Documenting your Compensation Program is a very important part of annual salary budgeting, especially as it relates to providing “back up” and rationale for where a particular salary needs to be in the new budget. Are we talking about a cost-of-living or merit (depending on what you call it) increase, an equity adjustment, or no increase at all?
The first and most important area of consideration, especially as it relates to hiring staff from the outside, is the market. What would it take to replace the position if you had to go outside and find someone new? This information should be taken into consideration when evaluating a current staff member’s salary. Right?
So, how is this done? First, you have to decide on a “standard(s)” that you will use for comparison. There are many out there. The one we have used over the years is the National Association of Church Business Administration (NACBA). They have a product that’s great for getting salary data from a bunch of churches. It’s called Ministry Pay. There’s a subscription fee, but the tool allows you to do custom searches of their database, comparing your salaries to churches around the country that are similar in size, budget, denomination, etc.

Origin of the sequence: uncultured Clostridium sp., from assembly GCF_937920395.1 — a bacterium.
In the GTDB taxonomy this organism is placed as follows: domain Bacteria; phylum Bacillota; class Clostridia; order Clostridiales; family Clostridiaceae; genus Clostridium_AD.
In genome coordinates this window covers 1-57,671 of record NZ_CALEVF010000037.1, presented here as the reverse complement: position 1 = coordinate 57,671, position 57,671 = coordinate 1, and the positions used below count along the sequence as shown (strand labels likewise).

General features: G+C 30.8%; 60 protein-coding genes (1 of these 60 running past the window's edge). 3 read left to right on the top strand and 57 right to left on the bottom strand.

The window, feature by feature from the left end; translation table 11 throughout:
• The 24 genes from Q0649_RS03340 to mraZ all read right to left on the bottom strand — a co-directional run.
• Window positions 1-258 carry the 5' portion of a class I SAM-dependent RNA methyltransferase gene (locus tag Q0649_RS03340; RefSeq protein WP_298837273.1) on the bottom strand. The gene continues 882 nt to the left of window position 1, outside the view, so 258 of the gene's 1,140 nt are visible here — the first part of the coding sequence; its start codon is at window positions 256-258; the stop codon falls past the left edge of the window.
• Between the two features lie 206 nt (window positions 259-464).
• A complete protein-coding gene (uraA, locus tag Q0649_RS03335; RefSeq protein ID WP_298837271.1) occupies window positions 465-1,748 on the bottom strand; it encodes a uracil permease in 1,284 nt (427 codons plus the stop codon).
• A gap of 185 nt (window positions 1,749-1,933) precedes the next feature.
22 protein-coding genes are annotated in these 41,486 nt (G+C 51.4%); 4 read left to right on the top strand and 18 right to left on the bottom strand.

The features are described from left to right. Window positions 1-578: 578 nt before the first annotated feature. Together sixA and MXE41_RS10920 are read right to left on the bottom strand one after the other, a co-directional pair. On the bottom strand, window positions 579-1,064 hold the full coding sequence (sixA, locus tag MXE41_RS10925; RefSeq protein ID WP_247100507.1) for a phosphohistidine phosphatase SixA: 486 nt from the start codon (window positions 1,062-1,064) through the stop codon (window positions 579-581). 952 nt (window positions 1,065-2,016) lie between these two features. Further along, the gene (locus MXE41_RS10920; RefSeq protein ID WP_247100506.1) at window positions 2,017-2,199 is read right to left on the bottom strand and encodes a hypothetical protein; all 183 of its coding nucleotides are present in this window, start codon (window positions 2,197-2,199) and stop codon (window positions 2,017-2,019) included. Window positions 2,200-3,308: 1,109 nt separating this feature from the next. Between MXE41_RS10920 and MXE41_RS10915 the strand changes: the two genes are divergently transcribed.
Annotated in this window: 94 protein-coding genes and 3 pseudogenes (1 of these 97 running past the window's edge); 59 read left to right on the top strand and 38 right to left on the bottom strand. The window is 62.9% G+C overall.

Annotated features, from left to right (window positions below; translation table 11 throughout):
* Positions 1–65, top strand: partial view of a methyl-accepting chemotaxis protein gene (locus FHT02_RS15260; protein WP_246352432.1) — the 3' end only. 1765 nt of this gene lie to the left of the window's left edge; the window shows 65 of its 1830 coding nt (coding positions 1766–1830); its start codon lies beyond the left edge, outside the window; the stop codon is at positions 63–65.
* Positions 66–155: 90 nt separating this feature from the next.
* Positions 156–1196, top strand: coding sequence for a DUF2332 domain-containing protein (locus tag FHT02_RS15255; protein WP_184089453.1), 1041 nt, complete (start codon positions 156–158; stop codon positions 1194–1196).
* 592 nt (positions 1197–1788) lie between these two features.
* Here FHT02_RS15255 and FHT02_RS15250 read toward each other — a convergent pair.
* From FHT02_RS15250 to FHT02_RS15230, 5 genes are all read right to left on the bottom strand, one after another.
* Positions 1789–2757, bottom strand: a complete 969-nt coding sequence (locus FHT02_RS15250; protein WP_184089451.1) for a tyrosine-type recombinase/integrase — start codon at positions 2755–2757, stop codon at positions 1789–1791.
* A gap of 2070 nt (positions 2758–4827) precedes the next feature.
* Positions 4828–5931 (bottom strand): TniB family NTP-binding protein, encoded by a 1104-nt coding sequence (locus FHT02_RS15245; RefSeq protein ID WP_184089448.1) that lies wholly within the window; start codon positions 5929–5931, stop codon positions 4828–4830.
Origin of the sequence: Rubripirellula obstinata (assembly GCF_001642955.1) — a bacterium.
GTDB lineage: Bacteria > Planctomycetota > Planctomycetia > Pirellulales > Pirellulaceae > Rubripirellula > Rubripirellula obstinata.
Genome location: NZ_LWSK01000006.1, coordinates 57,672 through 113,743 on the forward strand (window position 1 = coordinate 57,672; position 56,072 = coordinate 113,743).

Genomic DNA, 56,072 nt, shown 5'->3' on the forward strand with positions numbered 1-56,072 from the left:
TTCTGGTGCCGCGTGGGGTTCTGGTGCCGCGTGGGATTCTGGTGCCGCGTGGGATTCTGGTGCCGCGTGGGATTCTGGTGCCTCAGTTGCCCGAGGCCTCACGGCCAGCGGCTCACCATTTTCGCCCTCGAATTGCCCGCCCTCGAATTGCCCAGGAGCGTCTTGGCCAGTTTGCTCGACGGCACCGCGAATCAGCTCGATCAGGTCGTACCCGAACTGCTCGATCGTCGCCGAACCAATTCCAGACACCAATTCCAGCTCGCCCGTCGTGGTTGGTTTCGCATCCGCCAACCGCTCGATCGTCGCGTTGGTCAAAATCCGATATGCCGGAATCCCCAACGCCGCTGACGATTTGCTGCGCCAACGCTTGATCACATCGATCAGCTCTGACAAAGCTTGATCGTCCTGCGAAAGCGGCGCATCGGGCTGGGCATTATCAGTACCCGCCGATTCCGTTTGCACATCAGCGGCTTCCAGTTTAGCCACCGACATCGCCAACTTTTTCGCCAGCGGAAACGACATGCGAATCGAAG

The second thing you must do is establish “comparison positions.” Using your documented job descriptions, find those positions on your staff that are most similar to the positions contained in the standard you’re using. In addition to the title, the position specifics should be compared to those of the positions in the standard. Comparison positions should come from different levels in your organization, from administrative support to senior staff. This provides a good “baseline” of comparison.
Based on the comparison, positions are placed in salary ranges that are given grade levels. The grade levels are listed on the job descriptions.
A market comparison like the one I’ve outlined here should be done on a regular frequency to ensure your pay ranges are moving over time relative to the market.